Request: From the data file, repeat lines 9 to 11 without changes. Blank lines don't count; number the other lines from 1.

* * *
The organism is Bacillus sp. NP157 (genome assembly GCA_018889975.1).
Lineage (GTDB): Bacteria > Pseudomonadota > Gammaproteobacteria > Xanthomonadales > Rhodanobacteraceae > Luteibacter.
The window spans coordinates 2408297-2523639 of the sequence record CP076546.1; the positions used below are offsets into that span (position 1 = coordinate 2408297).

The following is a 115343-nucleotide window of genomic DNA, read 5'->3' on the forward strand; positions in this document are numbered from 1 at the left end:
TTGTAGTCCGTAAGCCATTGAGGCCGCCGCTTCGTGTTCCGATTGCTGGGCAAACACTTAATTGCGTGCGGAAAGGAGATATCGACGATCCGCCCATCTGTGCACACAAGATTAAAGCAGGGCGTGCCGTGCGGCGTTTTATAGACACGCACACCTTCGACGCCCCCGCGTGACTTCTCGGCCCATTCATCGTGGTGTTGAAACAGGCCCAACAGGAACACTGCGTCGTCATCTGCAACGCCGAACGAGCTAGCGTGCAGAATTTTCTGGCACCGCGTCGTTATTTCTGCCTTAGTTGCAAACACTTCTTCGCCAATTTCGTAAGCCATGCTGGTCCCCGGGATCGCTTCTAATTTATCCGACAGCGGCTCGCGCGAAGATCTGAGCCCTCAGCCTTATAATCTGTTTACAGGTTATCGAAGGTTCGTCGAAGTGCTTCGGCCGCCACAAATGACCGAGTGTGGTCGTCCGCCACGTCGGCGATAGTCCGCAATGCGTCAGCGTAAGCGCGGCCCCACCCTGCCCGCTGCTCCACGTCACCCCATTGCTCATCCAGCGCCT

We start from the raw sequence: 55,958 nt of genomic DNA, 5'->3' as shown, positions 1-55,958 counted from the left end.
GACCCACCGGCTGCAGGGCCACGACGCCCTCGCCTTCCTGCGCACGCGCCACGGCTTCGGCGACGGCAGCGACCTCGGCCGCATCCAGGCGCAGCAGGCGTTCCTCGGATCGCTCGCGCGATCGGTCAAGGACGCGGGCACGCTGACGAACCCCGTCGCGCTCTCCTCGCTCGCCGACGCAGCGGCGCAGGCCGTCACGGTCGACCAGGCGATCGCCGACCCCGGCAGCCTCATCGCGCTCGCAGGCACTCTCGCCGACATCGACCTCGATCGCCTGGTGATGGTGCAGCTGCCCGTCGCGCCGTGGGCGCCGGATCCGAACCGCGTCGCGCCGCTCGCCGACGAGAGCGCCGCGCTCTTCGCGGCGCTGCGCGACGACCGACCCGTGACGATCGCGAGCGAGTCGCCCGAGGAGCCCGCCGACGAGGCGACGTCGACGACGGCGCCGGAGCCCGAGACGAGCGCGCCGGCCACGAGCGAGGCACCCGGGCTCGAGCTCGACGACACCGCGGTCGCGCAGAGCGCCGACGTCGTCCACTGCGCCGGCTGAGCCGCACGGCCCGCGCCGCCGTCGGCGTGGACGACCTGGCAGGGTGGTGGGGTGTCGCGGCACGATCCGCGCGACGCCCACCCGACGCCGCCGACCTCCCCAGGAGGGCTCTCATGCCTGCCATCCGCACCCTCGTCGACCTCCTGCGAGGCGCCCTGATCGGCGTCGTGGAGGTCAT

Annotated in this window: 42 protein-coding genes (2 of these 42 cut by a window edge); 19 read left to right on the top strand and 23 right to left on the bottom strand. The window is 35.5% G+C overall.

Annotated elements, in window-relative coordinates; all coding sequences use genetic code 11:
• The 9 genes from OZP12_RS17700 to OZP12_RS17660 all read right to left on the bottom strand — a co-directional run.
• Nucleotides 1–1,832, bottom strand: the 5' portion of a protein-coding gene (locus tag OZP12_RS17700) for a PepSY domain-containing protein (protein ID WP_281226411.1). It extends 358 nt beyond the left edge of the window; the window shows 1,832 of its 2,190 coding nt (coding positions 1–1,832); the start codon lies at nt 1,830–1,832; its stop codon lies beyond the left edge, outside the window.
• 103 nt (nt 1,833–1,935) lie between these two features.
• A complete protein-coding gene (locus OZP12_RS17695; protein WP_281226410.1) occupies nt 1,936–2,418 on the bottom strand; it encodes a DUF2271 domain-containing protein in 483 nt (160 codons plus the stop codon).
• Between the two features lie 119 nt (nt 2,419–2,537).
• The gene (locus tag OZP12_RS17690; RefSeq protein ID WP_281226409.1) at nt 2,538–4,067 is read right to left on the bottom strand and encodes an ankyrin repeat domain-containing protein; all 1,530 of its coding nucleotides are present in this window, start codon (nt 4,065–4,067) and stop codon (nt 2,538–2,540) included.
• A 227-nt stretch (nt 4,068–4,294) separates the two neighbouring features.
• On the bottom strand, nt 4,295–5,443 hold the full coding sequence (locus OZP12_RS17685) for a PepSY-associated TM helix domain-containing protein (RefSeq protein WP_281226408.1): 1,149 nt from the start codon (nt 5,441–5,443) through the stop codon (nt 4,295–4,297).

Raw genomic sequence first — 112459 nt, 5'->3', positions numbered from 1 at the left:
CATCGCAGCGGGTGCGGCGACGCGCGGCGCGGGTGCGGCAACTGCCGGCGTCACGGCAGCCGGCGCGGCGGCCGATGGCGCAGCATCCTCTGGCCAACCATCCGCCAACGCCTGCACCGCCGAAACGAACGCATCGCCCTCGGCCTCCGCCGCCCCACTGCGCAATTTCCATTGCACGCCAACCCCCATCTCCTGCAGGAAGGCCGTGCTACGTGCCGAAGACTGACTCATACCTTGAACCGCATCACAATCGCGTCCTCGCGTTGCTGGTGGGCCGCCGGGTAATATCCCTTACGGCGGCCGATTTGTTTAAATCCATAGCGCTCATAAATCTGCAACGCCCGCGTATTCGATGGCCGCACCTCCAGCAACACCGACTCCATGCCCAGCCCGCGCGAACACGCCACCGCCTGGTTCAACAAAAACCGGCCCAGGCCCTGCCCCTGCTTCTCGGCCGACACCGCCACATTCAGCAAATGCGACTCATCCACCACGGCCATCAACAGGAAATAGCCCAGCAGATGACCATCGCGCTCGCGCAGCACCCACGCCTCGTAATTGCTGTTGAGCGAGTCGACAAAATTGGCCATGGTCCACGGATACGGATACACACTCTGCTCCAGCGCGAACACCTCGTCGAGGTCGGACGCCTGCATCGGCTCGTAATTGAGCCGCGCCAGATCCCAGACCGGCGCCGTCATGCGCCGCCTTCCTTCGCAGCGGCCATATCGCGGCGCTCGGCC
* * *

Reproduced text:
Annotated elements, in window-relative coordinates; all coding sequences use genetic code 11:
• The 9 genes from OZP12_RS17700 to OZP12_RS17660 all read right to left on the bottom strand — a co-directional run.
• Nucleotides 1–1,832, bottom strand: the 5' portion of a protein-coding gene (locus tag OZP12_RS17700) for a PepSY domain-containing protein (protein ID WP_281226411.1). It extends 358 nt beyond the left edge of the window; the window shows 1,832 of its 2,190 coding nt (coding positions 1–1,832); the start codon lies at nt 1,830–1,832; its stop codon lies beyond the left edge, outside the window.